“Finally, trouble nobly used can open up within is deep interior resources of spiritual power.” pg 18 Chapter 2 “The High Uses of Trouble”

“The fact that desperate trouble falls on multitudes does not indicate that the world is crazy. But what if a man could break all the laws of health and yet be healthy, break all the moral laws and still be loved and trusted – would not that indicate a crazy world? Well, our western civilization has broken all laws of social health, transgressed the principles of civilized society and the fact that in consequence we are now in trouble does not indicate that the world is crazy but, rather, that the foundations of the world are laid in moral law so that whatever a civilization soweth, that shall it also reap.” pg 25 Chapter 3 “The Cure of Disillusionment”

“Much of our disillusionment springs from self-pity. We feel sorry for ourselves so that we do not hear from others the call of help. Life is not fair to me, we say; life is not just to the individual. To which I answer, of course life is not just to the individual. The scales of God come level in the end, but seldom within the individual’s lifetime. Not since the day Christ was crucified has Christianity been able to teach that life is just to the individual.” pg 27 Chapter 3 “The Cure of Disillusionment”

“The tragedy of Christianity repeatedly has lain in the persistent, ingenious endeavor to make it costless. But that essentially ruins Christianity. The very charter of Christianity is difficult: “If any man would come after me, let him deny himself, take up his cross daily, and follow me.” pg 31 Chapter 4 “On Making Christianity Too Easy”

“Above the cross of Christ this superscription might well have stood : “He took it on Himself.” Without that principle of action no great thing has ever been done on earth – vicarious sacrifice where some one, who did not need to, voluntarily assumed a heavy task. Florence Nightingale did that for the wounded, John Howard for the prisoners; our mothers did that for us many a time; Christ did that for the world. The quality of spirit and mode of action exert the most tremendous, moral lifting power that the world has ever known, and if we are calling ourselves Christian without having a share in exercising it, we are making our Christianity too easy.” pg 32 Chapter 4 “On Making Christianity Too Easy”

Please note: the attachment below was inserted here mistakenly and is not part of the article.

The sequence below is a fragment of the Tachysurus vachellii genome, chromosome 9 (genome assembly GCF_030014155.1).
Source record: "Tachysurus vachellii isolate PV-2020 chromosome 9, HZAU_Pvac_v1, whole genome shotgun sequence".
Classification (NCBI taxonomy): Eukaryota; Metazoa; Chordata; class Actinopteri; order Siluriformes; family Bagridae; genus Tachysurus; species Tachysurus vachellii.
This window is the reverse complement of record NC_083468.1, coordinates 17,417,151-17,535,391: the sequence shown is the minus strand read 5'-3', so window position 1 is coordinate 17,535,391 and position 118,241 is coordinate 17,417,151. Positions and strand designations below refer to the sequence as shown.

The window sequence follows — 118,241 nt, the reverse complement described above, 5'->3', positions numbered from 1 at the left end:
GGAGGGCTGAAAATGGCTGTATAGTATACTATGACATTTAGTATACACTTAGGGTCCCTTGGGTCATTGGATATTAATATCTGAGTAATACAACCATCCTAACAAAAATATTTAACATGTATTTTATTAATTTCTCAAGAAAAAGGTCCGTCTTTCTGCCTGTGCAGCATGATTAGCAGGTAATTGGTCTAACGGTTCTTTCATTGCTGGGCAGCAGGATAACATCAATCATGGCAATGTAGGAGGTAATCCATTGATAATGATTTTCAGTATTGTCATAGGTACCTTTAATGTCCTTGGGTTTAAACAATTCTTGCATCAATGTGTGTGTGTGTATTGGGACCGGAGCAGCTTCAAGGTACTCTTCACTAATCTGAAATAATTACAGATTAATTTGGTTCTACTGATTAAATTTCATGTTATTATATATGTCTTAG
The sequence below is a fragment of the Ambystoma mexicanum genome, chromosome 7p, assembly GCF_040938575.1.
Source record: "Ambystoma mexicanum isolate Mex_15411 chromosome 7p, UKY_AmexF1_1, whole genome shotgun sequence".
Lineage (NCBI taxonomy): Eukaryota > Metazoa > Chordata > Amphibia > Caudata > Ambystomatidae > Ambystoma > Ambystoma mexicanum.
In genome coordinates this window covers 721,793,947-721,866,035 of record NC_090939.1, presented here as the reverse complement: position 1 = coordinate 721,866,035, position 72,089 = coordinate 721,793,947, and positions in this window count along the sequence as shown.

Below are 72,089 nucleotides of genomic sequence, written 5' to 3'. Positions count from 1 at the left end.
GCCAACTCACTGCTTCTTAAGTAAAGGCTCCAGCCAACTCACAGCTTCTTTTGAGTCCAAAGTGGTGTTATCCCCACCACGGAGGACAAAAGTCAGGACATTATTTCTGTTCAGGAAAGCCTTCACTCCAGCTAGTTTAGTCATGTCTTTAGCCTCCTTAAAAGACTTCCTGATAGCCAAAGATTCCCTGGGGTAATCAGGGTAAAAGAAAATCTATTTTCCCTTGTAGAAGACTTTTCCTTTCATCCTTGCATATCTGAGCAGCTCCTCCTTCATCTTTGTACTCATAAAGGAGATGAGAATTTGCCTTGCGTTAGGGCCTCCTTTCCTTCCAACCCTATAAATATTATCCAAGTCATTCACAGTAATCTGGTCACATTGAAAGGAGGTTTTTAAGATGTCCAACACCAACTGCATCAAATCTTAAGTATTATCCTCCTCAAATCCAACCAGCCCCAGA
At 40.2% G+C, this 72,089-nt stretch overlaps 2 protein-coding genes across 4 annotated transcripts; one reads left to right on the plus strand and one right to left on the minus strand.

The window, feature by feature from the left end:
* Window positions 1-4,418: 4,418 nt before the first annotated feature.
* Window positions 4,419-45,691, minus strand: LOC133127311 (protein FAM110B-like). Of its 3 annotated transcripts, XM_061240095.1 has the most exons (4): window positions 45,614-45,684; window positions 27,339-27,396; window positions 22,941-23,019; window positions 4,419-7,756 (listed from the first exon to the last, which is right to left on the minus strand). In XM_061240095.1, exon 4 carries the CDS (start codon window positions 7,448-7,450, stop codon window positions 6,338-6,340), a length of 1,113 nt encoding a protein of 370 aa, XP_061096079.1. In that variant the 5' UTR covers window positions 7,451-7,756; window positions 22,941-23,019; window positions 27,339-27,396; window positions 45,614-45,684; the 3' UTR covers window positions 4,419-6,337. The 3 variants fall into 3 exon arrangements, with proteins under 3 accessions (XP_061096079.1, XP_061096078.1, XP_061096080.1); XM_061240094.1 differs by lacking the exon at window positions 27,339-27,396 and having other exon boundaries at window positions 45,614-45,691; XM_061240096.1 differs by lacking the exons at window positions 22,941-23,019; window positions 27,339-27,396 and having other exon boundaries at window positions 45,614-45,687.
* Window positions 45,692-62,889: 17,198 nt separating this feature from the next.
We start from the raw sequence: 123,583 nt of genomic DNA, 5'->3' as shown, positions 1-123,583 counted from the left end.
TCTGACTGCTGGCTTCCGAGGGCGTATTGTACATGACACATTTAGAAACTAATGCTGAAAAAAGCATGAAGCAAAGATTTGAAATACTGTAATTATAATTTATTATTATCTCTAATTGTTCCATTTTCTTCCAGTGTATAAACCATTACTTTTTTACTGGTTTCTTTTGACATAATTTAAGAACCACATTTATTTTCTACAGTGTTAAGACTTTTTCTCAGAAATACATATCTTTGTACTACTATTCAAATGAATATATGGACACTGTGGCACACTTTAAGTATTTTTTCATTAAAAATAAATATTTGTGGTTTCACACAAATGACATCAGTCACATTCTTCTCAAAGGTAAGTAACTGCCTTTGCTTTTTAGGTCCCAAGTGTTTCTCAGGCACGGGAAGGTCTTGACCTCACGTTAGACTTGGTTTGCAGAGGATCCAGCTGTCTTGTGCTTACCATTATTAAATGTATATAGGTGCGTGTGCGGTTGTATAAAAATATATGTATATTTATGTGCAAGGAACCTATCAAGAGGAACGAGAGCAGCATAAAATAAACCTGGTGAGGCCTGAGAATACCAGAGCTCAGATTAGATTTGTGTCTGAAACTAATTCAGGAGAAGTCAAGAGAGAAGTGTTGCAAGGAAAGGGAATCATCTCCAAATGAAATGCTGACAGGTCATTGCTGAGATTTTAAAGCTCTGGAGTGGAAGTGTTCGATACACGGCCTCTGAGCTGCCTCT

“Some of you, I can imagine Jesus saying, are making your Christianity too easy. You build beautiful churches; you have glorious music; with loveliness you stimulate your souls to worship. So far, so good! I too loved the flowers, and when, swinging round the brow of Olivet, I saw the temple with its golden dome, I was moved to the depths. But to be a Christian is more than that.” pg 35 Chapter 4 “On Making Christianity Too Easy”

“Wherever one looks, this is a soiled and desperate world, where a merely aesthetic Christianity is of no more use than rose-water.” pg 35 Chapter 4 “On Making Christianity Too Easy”

Fosdick quotes Henry Ward Beecher “Religion means work. Religion means work in a dirty world. Religion means peril; blows given, but blows taken as well. Religion means transformation. The world is to be cleansed by somebody; and you are not called of God if you are ashamed to scour and scrub.” pg 35 Chapter 4 “On Making Christianity Too Easy”

“Again, some of us, especially we who are religious liberals, make our Christianity costless by watering down and thinning out our faith. We have tried to formulate our Christian ideas in easily credible forms, and, so doing, we have attenuated them so that hardly anything is left to believe at all… The woods of liberal religion are full of people whose faith is so vague and indefinite that nothing could be easier than to believe it. There lies the trouble of it – it costs nothing.” pg 36 Chapter 4 “On Making Christianity Too Easy”